The techniques of basket and cornhusk doll making could be studied and the meaning of wasp garage was explained.
On this special day, the work of the instructors was helped by the local branch office of the Hungarian Bird and Nature Conservation Association, the Amphibian and Reptile Protection Department, Nyíregyháza Forestry of Nyírerdő Zrt. and the ethnographic Kiss family.
Planting was part of the program and the plants could be taken home while tree species of the Hungarian forests were shown for the people interested.
The bird of the year, the landrail was presented and tree of the year which is Field Elm in 2016 has been planted at the educational trail of the zoo by the children and the foresters together just as it is done every year.
Interested visitors can become familiar even with Australia’s fauna and flora
Bennett kangaroos are kept in our zoo from the very beginning but this is the first time that emblematic animals of the continent could be exhibited in one enclosure according to the usual geographical theme.
Among others, visitors can meet the largest marsupial of the world, the giant red kangaroo which is the largest marsupial living today on the Earth. Its scientific name (Macropos rufus) means red big-footed as it really has large, long hind legs. Males and females of our breeding group can be easily distinguished since males have red coat while females who are smaller in size are grey. They live together with emus who are the second largest running birds in the world. The distinctive drumming sound which can be heard from a long distance in the mating season is produced by their inflated air pouch.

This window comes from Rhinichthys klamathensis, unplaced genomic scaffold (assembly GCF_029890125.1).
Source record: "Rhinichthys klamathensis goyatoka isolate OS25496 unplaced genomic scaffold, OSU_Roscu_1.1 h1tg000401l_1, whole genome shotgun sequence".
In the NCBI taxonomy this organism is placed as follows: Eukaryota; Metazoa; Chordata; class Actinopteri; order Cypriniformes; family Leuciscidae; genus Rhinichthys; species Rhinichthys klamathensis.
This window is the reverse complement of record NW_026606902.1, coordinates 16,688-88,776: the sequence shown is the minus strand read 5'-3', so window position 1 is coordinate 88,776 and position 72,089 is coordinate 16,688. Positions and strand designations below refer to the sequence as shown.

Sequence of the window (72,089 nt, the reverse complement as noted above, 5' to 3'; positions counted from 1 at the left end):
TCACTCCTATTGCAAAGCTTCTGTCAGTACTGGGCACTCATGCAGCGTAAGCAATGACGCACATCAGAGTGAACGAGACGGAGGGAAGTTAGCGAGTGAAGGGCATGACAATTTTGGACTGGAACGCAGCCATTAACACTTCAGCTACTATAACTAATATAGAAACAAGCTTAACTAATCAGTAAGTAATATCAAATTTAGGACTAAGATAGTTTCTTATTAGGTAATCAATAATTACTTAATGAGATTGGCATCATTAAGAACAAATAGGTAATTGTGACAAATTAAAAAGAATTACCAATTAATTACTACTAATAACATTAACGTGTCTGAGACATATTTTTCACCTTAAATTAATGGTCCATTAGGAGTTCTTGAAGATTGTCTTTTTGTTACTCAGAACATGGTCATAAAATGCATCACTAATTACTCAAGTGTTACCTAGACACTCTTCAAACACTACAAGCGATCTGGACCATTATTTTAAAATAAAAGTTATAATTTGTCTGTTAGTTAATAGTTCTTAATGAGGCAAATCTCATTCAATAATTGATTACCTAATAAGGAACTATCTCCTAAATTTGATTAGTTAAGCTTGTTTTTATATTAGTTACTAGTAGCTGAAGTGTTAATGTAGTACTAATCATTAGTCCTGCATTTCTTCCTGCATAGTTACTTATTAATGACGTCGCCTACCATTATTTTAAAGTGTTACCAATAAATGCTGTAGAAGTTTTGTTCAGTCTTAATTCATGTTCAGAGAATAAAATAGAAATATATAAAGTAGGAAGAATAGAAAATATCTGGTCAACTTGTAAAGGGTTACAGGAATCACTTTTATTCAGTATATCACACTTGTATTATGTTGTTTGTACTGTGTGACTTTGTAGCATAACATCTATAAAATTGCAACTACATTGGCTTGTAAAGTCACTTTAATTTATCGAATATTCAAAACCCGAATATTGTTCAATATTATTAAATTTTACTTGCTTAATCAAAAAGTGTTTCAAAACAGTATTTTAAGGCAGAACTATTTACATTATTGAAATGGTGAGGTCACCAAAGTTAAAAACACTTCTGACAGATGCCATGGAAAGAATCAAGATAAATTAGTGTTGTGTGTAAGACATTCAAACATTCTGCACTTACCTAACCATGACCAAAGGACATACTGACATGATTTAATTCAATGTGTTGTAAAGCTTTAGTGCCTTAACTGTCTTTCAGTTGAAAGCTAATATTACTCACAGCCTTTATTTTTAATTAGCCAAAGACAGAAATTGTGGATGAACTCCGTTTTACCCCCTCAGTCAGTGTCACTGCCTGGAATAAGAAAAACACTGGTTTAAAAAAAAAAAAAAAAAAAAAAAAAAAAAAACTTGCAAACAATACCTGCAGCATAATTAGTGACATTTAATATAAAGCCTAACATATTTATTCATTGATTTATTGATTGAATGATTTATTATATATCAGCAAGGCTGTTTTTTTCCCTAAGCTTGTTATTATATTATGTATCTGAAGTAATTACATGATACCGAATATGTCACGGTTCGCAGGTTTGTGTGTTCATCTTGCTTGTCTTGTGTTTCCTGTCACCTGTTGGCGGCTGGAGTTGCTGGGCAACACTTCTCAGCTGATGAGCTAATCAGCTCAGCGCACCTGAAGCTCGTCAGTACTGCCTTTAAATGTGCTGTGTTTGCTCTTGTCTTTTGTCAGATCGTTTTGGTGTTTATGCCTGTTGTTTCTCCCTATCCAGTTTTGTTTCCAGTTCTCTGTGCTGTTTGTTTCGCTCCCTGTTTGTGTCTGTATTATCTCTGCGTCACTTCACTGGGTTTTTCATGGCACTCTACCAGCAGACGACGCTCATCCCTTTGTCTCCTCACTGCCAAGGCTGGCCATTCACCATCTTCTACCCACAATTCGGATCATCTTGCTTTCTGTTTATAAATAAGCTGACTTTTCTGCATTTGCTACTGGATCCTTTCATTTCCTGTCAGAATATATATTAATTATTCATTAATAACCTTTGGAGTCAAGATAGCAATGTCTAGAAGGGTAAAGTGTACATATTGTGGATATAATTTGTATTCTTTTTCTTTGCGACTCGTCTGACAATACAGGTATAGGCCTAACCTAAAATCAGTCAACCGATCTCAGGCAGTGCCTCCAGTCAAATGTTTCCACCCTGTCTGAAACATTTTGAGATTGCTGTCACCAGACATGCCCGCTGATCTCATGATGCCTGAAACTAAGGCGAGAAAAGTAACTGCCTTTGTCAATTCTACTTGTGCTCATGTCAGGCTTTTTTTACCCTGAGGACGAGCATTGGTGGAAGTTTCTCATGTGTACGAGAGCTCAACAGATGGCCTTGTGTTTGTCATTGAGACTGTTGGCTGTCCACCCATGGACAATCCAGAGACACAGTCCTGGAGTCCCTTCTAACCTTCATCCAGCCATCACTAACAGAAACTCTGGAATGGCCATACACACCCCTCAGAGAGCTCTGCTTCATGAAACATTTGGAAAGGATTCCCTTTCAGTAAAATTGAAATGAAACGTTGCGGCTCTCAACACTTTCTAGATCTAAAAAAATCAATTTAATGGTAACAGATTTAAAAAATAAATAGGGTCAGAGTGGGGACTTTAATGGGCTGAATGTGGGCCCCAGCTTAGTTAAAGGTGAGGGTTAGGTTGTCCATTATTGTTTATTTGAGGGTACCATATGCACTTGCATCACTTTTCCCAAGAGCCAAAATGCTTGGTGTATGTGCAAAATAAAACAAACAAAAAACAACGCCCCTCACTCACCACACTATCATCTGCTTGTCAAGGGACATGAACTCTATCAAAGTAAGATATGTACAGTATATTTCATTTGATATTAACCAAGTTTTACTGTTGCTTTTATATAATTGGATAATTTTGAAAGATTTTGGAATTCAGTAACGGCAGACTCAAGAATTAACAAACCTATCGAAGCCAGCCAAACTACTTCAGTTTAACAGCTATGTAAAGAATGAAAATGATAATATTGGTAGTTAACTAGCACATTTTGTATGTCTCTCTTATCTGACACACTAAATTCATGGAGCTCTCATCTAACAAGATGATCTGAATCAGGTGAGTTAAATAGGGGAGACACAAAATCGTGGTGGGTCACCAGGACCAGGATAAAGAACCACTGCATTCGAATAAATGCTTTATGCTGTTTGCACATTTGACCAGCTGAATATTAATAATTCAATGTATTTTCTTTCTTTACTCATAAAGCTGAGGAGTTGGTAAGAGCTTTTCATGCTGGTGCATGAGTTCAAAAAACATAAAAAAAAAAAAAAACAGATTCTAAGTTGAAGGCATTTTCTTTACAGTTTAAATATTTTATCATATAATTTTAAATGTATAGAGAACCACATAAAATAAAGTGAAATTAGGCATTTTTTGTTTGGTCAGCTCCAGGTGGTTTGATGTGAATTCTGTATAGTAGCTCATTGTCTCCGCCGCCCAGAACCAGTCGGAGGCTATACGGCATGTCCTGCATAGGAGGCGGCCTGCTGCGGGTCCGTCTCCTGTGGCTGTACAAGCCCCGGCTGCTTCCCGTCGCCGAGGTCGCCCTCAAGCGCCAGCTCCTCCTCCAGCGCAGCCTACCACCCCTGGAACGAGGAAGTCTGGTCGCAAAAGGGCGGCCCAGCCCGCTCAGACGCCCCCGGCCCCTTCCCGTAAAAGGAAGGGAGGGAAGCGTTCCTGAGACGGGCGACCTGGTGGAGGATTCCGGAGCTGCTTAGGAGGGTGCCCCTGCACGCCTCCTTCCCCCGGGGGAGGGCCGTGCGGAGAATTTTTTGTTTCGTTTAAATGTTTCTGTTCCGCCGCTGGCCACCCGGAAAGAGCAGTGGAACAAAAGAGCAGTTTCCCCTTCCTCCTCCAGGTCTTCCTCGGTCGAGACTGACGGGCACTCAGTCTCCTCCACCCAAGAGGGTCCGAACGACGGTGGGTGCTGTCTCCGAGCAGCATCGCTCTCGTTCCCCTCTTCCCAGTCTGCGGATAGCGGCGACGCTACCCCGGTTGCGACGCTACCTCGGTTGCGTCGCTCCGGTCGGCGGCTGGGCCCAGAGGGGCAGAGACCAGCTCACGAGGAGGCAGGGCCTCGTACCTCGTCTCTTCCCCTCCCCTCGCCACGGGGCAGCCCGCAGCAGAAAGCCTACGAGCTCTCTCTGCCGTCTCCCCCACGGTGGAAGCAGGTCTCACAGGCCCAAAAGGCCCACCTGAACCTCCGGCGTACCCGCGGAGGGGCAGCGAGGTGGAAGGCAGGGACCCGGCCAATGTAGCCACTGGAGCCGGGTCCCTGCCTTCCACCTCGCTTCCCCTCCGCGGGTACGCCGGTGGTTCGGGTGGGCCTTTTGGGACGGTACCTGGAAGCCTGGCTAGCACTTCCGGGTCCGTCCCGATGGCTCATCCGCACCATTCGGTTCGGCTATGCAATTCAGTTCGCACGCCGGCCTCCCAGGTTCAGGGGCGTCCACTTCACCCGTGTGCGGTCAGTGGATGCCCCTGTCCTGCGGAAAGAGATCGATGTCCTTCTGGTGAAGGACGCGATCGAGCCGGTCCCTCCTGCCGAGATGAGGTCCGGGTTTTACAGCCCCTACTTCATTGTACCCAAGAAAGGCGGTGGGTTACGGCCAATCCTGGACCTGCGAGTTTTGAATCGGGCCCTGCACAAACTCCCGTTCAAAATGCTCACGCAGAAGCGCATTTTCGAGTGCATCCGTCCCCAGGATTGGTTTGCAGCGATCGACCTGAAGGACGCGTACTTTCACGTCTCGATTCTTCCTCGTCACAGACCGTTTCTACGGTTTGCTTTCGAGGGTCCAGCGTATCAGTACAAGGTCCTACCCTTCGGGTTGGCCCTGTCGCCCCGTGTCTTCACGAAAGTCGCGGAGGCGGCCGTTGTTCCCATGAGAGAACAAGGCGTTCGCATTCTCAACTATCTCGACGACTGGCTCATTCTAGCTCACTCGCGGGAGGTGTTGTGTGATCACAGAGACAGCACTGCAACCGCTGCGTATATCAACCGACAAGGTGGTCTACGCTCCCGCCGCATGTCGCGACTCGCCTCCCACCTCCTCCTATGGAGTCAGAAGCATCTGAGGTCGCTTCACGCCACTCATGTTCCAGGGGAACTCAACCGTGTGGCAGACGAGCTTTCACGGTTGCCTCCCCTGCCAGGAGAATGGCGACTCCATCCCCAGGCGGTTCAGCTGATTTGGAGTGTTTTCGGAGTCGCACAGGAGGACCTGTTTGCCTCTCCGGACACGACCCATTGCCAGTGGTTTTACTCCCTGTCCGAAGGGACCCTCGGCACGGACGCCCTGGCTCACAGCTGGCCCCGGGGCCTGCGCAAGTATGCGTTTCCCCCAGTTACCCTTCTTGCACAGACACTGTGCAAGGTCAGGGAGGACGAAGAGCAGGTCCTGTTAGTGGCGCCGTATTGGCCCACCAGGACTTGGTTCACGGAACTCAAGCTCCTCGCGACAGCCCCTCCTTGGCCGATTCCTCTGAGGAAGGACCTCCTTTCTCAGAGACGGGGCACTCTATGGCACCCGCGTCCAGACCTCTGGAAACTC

In the opposite enclosure, black swans and strange looking cape barren geese are living who are characteristic species of wet habitats. The black feathered animals are the national birds of Western Australia and prefer to stay in the pond made for them. In the contrary, the cape barren geese living in the same place are not fond of water even though they belong to the Anatidae family.
Next to them, Australian wild dogs, the red-coated dingoes can be seen. Ancestors of the dingoes are probable those domestic dogs who were brought to the island by the Aboriginal Australians settling there 10000 years ago. Dingoes live in family groups in the wild at a centred territory what they protect from the intruders. Being the killer of sheep flocks, farmers hunt them ruthlessly.
The bigger cockatoos, which are characteristic birds of Australia like Major Mitchell’s cockatoo, rose-breasted cockatoo and sulphur-crested cockatoo live in the outside aviaries of the park. In a separate aviary next to the Australian house exhibit, the smaller broad-tail parrot species are displayed.
Beside the colourful parrots, voice of the biggest kingfisher, the laughing kookaburra can be heard from a long distance. The peculiar laughter-like call of the bird gives its name both internationally and in the Hungarian language, the kookaburra, which is an imitative word from the vocabulary of native Australians.
Inside the Australian house, photos are displayed and also characteristic plants species like eucalyptus or tea tree can be seen.